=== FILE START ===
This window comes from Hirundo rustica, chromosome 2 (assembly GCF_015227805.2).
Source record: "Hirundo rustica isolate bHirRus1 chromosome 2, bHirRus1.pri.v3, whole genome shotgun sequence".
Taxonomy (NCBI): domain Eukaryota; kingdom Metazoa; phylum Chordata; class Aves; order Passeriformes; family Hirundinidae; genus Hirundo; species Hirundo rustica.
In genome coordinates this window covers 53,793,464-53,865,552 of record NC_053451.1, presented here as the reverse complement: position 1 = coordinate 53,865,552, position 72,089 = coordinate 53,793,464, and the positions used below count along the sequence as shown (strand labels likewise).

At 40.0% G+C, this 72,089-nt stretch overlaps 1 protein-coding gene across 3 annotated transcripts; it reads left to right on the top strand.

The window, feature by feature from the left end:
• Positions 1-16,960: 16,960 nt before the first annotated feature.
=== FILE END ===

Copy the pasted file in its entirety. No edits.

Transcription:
This window comes from Hirundo rustica, chromosome 2 (assembly GCF_015227805.2).
Source record: "Hirundo rustica isolate bHirRus1 chromosome 2, bHirRus1.pri.v3, whole genome shotgun sequence".
Taxonomy (NCBI): domain Eukaryota; kingdom Metazoa; phylum Chordata; class Aves; order Passeriformes; family Hirundinidae; genus Hirundo; species Hirundo rustica.
In genome coordinates this window covers 53,793,464-53,865,552 of record NC_053451.1, presented here as the reverse complement: position 1 = coordinate 53,865,552, position 72,089 = coordinate 53,793,464, and the positions used below count along the sequence as shown (strand labels likewise).

At 40.0% G+C, this 72,089-nt stretch overlaps 1 protein-coding gene across 3 annotated transcripts; it reads left to right on the top strand.

The window, feature by feature from the left end:
• Positions 1-16,960: 16,960 nt before the first annotated feature.